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The birth of a royal baby is hardly an exciting event

Two occasions to remind us how lucky we are to have a proper royal family

25 April 2015

9:00 AM

25 April 2015

9:00 AM

There are already people camping outside St Mary’s Hospital, Paddington, to await the birth shortly of another royal baby, the second child of the Duke and Duchess of Cambridge. It is hardly a very exciting event. Babies are born all the time, and there are already quite enough descendants of the Queen to ensure the survival of the Windsor dynasty on the throne of the United Kingdom for a long time to come. Yet there are many people in this country for whom this commonplace event will be more thrilling than the forthcoming general election, even though it could presage the dismemberment of the country itself. The British monarchy continues to enjoy enormous popularity. There may be doubts about the suitability of Prince Charles to succeed to the throne, but latest polls also show that about 70 per cent of the people of Britain still support the institution itself. No other British institution comes close to it in public esteem.

This seems rather weird and juvenile to the citizens of many foreign republics, in particular to those of the United States, a country founded on rejection of the dynastic principle. George Washington was so wary of seeming to be like a king that he wore a plain brown broadcloth suit for his first inauguration in 1789 and quashed an early proposal that his official title should be ‘His Highness, the President of the United States of America and Protector of Their Liberties’.

But even from its birth the United States, the land of equal opportunity for all, showed itself susceptible to the appeal of dynasties. It elected a father and son — John Adams and John Quincy Adams — as its second and sixth presidents; and in more recent times the names Roosevelt and Kennedy have ensured political prominence for members of those families. And what’s true of America has been even truer of India, that other great democratic republic, where politics for most of the time since independence has been dominated by the Nehru–Gandhi dynasty.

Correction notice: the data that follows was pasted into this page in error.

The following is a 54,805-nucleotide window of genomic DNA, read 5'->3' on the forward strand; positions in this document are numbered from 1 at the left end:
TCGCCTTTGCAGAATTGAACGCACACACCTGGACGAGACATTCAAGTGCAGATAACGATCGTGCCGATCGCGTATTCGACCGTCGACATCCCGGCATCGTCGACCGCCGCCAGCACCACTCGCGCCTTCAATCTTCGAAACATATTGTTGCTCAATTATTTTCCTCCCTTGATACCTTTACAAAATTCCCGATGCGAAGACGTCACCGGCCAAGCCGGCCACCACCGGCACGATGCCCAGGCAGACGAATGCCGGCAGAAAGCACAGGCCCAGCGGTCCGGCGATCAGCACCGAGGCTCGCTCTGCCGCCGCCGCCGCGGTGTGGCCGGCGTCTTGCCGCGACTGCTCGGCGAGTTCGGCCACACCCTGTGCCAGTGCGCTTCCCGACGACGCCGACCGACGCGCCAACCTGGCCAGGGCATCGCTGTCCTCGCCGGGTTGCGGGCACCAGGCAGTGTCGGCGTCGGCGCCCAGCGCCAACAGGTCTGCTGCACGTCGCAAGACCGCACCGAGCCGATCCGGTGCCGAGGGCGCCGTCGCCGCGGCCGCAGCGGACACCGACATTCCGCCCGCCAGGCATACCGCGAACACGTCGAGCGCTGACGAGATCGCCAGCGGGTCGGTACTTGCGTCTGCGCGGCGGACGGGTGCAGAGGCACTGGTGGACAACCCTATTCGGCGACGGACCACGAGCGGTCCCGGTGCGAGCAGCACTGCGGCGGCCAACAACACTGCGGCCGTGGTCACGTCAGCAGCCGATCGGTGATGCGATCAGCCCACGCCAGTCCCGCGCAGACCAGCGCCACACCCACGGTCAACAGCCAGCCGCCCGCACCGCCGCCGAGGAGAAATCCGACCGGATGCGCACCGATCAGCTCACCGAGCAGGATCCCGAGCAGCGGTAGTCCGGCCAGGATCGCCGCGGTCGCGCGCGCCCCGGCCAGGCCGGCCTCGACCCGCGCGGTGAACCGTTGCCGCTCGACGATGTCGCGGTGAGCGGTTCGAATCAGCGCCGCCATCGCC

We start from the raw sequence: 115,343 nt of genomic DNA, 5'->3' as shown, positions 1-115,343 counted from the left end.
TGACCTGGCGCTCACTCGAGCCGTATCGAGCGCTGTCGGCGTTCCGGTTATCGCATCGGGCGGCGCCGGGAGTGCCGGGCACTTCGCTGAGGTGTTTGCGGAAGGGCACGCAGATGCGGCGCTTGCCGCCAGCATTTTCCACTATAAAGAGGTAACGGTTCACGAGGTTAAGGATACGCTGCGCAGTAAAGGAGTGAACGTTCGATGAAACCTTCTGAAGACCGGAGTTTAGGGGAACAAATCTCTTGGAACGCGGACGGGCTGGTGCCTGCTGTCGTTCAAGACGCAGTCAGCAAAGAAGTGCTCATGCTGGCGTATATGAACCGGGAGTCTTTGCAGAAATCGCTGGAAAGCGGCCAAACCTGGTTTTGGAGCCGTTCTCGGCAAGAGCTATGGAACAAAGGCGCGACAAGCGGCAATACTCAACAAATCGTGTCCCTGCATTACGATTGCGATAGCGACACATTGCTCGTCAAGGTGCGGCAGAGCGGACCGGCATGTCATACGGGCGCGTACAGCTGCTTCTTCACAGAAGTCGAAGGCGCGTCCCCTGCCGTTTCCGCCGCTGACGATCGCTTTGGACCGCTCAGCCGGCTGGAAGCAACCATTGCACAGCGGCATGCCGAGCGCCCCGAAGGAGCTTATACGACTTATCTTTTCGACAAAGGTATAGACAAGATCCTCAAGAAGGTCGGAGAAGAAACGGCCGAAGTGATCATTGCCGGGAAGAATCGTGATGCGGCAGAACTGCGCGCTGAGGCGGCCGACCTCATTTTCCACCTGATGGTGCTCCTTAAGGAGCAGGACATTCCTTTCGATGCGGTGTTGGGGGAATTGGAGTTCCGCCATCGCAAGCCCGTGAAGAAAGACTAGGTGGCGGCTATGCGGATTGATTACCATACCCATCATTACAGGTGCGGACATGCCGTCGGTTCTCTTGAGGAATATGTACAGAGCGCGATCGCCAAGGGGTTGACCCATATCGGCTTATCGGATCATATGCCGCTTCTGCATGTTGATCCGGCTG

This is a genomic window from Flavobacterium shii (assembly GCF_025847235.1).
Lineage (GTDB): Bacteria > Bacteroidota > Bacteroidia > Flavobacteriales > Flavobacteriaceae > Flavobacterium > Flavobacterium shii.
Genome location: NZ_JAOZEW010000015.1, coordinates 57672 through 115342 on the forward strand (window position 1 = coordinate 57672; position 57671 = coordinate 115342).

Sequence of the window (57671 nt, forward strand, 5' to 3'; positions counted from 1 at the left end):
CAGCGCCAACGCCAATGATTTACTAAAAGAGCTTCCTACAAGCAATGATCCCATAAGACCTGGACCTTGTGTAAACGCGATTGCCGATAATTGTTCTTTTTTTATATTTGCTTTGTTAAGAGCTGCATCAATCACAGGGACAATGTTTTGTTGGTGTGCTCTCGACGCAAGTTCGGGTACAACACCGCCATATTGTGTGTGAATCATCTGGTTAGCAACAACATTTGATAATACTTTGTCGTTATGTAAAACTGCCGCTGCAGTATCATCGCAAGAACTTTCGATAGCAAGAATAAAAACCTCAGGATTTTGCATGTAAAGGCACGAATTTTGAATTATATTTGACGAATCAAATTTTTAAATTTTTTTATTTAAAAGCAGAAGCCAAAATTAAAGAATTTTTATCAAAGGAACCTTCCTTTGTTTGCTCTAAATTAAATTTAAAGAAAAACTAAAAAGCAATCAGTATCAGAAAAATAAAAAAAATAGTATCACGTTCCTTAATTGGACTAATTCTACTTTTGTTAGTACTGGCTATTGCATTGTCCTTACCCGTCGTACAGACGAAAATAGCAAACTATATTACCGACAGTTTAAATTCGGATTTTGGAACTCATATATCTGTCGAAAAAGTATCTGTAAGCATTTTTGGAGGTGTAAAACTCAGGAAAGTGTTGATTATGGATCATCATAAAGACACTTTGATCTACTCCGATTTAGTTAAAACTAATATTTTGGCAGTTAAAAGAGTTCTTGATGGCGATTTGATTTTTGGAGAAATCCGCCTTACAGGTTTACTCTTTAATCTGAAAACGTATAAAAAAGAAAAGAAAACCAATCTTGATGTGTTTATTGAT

But here we are in 2015, and the two leading candidates in the race for the White House are called Bush and Clinton. This might not seem a great advantage. To be called Bush might even seem a liability. Jeb Bush’s father, George H. W. Bush, who was president from 1989 to 1993, only won the Republican nomination, despite being Ronald Reagan’s anointed successor, because his opponent Bob Dole, who had a withered arm and an ironic wit, was considered ‘mean-spirited’.

H.W. himself was not much admired. He was often characterised as a ‘wimp’ and as ‘looking like every woman’s first husband’, and he freely admitted to having a problem with ‘the vision thing’. He only won the 1988 election because his Democratic opponent, Michael Dukakis, was even more unimpressive than him, and he was humiliatingly ousted four years later in favour of the sleazy but dynamic Bill Clinton by an electorate tired of his woodenness and Episcopalian reserve. Despite this, Clinton was eventually succeeded by H.W.’s son George W., whose record was to say the least controversial. But has this damaged Jeb’s prospects? It would appear not.

Bill Clinton is a more plausible founder of a political dynasty: he was and is much more popular than any person called Bush. But he ended his presidency mired in scandal — Gennifer Flowers, Whitewater, Monicagate, and so on. You’d think all that could count against his wife as she launches her campaign to be the ‘champion of everyday Americans’, and doubtless it will be used against her as the battle heats up. Also, her own record, both as First Lady and as secretary of state under Barack Obama, is not much to write home about. But even this negative legacy, like that of the Bushes, is apparently more than offset by the comfort Americans draw from their familiarity.

The great strength of a monarchy is that it satisfies the public’s urge for the familiarity and continuity of a dynasty without distorting the democratic system. We’ve had political families in Britain — Cecils, Churchills, Chamberlains, Asquiths, Benns, and so on — but rarely has any one of them held power for more than a generation. We don’t need them to. We are happy with the boring old Windsors, and we like the way they keep politicians in their place.


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